And sure enough…it took 3 hours, 4 men, and 3 women (women were there to help with the logic of it all. Turns out men all over the world are a little short on common sense) When the women showed up they took one look at the whole picture and told one of the kids to go and get them some peanuts…they knew it was going to be a while and that we might need some snacks. ☺
So three hours later a huge trench 3 meters deep and 1 meter wide dug in front of my new hut my bed was finally in. And I was so happy I could have cried. But crying is no acceptable here so I kept it together.
My new hut is beautiful and perfect and lovely. Some people move into their first real house with roommates or husbands/wives or life partners. I moved into mine completely alone in a village in Zambia. I wouldn’t have done it any other way. It is mine…I worked endlessly with the carpenters, headmen and villagers much the way people in America work with contractors, zoning committees and electricians to get everything perfect . This is my first home and I love it.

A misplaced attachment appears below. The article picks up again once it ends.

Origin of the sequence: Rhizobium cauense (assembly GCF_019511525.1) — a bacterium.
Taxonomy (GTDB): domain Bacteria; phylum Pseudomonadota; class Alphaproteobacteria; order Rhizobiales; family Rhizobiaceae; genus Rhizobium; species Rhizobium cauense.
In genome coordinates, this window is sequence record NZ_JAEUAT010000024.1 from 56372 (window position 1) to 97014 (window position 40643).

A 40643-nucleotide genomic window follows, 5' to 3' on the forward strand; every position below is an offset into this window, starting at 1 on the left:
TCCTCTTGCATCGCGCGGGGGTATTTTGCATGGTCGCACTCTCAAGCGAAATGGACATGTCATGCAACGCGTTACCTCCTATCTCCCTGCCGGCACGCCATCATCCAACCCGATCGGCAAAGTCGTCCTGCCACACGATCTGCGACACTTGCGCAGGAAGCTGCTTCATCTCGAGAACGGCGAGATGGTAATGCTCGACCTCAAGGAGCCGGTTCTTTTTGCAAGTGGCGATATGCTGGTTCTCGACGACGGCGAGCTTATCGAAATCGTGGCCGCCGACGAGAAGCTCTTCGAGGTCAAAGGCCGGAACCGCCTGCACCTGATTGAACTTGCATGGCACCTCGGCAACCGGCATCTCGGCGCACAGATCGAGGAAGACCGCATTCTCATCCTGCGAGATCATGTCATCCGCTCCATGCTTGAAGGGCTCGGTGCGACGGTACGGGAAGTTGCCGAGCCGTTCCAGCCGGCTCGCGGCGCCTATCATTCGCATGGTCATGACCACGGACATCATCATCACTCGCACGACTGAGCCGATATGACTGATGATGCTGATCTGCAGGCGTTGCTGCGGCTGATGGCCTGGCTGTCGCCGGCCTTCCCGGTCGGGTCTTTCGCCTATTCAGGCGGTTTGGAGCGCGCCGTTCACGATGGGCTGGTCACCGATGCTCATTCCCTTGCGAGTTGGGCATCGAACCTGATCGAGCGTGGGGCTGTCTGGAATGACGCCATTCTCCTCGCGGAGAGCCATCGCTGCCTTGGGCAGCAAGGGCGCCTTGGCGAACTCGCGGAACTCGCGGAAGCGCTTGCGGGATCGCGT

“A house is not a home.” Luther Vandross
(The song I was humming the entire time we were trying to move the bed ☺ )

1 comment:

  1. Maggie:

    I really enjoy reading your blog and staying connecting with you and your adventure.

    I am so excited for you and your first home! What an amazing feeling it must be.

    Continue to do great things and affect peoples lives all across the world. Know that I am always thinking about you!

    Miss you!

    Alisha (Schnackenberg) Hanshaw